|November 22, 2022, 10:30-11 am
Join us on The Public Good. This week we’re joined with several of the creators of #BuffaloSyllabus: J Coley, Tiana U. Wilson, and Dr. Robert Mays.
Following the May 14 white supremacist terrorist attack at Tops on Jefferson, J Coley, a doctoral candidate in Sociology at the University at Buffalo, was among those using their social media platforms to gather and aciculate information on local mutual aids. One of Coley’s followers tweeted about the potential of a #BuffaloSyllabus for the general public to learn more about the history, and more importantly, Buffalo’s Black community.
Coley put out a call to action for Black scholars and local advocates interested in creating a #BuffaloSyllabus. Three scholars born and raised in Buffalo- Tiana U. Wilson, William Jamal Richardson, and Dr. Robert Mays - answered that call. The Black Buffalo Syllabus Collective was formed on May 18, 2022.
Over several months, the Collective met to discuss and collaborate, pulling together articles, books, op-eds, policy reports, poems, and media on different themes to contextualize the social, economic, and political climate of Buffalo today. They discuss their goal to create a centralized, easy-to-access, free resource for Buffalo’s Black community, local educators, politicians, communities of color allies, organizers, and anyone interested in learning more about “Rust Belt Resilience.” The #BuffaloSyllabus breaks selections into multiple categories and makes a point to highlight intersectionality. The Collective considers the #BuffaloSyllabus to be a living document and welcomes relevant submissions.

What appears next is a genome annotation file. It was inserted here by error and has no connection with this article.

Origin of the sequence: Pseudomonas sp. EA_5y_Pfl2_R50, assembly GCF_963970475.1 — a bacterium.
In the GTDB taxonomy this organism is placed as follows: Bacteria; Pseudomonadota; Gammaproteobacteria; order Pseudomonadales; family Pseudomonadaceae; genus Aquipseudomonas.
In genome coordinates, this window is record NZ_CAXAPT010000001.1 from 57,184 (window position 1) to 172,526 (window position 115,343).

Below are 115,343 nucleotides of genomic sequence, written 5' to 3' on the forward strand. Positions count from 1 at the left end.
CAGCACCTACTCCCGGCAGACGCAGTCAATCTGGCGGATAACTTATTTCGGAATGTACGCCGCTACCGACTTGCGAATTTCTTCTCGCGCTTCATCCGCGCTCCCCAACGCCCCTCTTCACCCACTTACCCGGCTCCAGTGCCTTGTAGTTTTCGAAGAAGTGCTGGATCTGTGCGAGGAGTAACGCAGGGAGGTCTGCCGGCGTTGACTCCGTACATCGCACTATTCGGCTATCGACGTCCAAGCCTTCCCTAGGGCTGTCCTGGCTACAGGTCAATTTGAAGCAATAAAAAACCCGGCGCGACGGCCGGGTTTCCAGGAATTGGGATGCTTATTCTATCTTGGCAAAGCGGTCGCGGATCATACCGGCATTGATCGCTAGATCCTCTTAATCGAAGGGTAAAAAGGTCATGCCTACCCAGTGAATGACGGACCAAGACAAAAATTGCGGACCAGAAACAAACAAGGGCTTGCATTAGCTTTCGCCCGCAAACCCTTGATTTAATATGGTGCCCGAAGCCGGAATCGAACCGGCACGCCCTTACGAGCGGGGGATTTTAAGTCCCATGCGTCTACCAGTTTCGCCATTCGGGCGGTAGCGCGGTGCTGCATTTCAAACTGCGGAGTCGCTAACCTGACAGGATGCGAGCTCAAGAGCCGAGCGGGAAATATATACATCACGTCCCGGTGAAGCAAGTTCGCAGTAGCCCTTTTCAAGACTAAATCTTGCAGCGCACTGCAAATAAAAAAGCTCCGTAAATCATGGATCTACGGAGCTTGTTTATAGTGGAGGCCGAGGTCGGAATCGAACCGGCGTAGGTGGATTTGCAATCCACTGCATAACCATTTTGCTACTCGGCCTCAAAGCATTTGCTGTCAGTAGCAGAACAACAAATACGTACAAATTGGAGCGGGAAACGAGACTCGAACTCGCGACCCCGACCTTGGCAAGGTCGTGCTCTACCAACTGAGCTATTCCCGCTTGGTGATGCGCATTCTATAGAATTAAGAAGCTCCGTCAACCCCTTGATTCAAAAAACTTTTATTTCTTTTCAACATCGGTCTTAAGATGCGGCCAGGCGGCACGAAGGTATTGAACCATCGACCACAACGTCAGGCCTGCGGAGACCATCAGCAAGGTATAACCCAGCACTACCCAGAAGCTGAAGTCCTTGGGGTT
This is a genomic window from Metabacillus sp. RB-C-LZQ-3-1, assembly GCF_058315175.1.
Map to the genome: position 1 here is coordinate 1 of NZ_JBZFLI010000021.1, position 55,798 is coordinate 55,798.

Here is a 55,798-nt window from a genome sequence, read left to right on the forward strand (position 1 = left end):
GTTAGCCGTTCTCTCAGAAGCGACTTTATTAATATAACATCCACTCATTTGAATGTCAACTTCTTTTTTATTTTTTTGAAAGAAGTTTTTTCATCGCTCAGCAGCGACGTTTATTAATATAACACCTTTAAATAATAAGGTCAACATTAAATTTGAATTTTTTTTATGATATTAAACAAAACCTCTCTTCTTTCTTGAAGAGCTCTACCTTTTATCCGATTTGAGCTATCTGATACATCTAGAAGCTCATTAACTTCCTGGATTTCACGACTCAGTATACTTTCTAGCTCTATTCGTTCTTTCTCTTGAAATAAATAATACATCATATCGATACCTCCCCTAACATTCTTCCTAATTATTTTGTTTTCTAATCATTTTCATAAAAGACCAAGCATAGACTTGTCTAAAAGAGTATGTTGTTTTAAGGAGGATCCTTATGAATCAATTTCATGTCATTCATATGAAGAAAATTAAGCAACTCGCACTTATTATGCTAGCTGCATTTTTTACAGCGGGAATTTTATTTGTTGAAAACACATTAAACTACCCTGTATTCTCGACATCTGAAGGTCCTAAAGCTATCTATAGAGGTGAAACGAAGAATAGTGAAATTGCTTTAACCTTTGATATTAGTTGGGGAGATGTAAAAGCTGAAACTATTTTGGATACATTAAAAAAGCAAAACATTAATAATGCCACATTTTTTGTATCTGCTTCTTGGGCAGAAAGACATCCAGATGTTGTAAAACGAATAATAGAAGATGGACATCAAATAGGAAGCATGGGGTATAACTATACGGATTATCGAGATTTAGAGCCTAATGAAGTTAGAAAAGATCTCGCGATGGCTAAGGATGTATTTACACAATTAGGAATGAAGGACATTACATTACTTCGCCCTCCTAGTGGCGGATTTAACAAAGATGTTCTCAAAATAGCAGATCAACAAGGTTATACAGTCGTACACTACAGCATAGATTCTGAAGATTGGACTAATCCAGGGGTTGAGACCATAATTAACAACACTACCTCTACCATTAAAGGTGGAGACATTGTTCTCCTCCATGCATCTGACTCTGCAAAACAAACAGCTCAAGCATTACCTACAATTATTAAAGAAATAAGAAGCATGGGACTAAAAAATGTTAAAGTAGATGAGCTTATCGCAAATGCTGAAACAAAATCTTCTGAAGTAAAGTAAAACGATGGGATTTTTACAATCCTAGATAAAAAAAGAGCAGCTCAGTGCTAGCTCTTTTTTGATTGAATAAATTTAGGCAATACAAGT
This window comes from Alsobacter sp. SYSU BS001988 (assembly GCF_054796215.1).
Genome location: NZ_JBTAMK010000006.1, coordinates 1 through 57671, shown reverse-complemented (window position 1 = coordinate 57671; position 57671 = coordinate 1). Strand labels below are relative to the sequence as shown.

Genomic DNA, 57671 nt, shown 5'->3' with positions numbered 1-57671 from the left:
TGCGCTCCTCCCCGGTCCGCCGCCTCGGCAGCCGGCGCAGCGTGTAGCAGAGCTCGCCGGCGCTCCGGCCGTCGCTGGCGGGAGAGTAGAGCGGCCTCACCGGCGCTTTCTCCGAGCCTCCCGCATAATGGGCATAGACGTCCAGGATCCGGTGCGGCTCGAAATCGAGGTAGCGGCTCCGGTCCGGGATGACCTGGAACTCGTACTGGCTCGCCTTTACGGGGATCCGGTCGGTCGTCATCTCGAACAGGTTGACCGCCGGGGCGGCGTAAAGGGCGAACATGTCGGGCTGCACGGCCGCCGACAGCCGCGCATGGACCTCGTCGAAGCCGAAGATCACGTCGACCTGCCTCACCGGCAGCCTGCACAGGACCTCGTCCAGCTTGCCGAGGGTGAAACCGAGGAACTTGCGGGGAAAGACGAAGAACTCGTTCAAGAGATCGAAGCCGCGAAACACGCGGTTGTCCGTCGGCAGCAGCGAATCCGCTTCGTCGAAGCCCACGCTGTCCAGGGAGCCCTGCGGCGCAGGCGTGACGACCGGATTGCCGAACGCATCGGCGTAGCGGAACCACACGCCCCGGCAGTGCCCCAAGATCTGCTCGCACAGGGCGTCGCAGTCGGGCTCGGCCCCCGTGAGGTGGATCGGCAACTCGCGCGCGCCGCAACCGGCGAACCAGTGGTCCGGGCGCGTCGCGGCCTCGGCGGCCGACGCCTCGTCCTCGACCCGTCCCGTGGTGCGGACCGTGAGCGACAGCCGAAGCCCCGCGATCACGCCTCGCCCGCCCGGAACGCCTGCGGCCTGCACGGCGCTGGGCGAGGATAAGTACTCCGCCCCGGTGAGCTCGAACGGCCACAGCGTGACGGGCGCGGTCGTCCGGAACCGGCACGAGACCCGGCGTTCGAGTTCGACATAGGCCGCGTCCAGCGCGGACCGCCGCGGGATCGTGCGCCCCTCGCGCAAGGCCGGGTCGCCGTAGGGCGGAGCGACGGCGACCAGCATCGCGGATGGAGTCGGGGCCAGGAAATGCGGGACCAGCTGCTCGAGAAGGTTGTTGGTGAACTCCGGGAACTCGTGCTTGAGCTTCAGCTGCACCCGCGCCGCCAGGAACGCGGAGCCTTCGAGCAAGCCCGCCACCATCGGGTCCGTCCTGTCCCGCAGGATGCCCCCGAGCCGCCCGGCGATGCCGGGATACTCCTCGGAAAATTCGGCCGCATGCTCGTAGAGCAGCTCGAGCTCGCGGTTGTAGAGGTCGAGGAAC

Visit the #BuffaloSyllabus website and dive into hundreds of free resources compiled by the Collective and their contributors.
J Coley is a Sociology PhD candidate and Graduate Instructor at the University at Buffalo. Their specializations include race and racism, social inequality, gentrification, and housing.
Tiana U. Wilson is a History PhD candidate at the University of Texas at Austin, with a portfolio in Women's and Gender Studies. Her specializations include Black Women's Internationalism, Black Women's Intellectual History, Women of Color Organizing, and Third World Feminism. She is a Managing Editor of the African American Intellectual History Society award-winning blog Black Perspectives.
Dr. Robert Mays holds a PhD in Social Work from Morgan State University and is a licensed independent clinical social worker. His specializations include Black Adolescents and Young Adults, cultural studies, mental health service usage, and health behavior.
William Jamal Richardson is a Sociology PhD candidate at Northwestern University. His specializations include urban sociology, African American Studies, Settler Colonial Studies, and Museum Studies, with research focusing on understanding the relationship between settler colonialism and urban development in the United States.